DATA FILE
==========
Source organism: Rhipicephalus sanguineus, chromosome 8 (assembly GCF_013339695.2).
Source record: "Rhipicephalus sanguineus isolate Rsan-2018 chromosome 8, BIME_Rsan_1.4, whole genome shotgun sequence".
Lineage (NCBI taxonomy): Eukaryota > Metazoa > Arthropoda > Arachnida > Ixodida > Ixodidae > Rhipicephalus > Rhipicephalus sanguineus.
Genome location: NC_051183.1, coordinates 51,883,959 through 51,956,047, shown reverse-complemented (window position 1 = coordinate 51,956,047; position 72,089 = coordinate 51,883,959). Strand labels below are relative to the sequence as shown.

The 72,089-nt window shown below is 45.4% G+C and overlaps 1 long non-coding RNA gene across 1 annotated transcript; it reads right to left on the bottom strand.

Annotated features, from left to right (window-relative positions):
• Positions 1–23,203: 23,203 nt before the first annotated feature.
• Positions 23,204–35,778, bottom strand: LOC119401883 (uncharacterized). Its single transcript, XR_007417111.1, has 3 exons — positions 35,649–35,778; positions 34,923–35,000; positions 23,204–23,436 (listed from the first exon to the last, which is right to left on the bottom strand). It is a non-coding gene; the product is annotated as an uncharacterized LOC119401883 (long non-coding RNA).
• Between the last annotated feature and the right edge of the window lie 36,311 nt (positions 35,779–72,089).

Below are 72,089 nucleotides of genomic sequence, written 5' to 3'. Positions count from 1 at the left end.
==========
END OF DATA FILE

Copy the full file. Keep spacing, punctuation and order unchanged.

Source organism: Rhipicephalus sanguineus, chromosome 8 (assembly GCF_013339695.2).
Source record: "Rhipicephalus sanguineus isolate Rsan-2018 chromosome 8, BIME_Rsan_1.4, whole genome shotgun sequence".
Lineage (NCBI taxonomy): Eukaryota > Metazoa > Arthropoda > Arachnida > Ixodida > Ixodidae > Rhipicephalus > Rhipicephalus sanguineus.
Genome location: NC_051183.1, coordinates 51,883,959 through 51,956,047, shown reverse-complemented (window position 1 = coordinate 51,956,047; position 72,089 = coordinate 51,883,959). Strand labels below are relative to the sequence as shown.

The 72,089-nt window shown below is 45.4% G+C and overlaps 1 long non-coding RNA gene across 1 annotated transcript; it reads right to left on the bottom strand.

Annotated features, from left to right (window-relative positions):
• Positions 1–23,203: 23,203 nt before the first annotated feature.
• Positions 23,204–35,778, bottom strand: LOC119401883 (uncharacterized). Its single transcript, XR_007417111.1, has 3 exons — positions 35,649–35,778; positions 34,923–35,000; positions 23,204–23,436 (listed from the first exon to the last, which is right to left on the bottom strand). It is a non-coding gene; the product is annotated as an uncharacterized LOC119401883 (long non-coding RNA).
• Between the last annotated feature and the right edge of the window lie 36,311 nt (positions 35,779–72,089).

Below are 72,089 nucleotides of genomic sequence, written 5' to 3'. Positions count from 1 at the left end.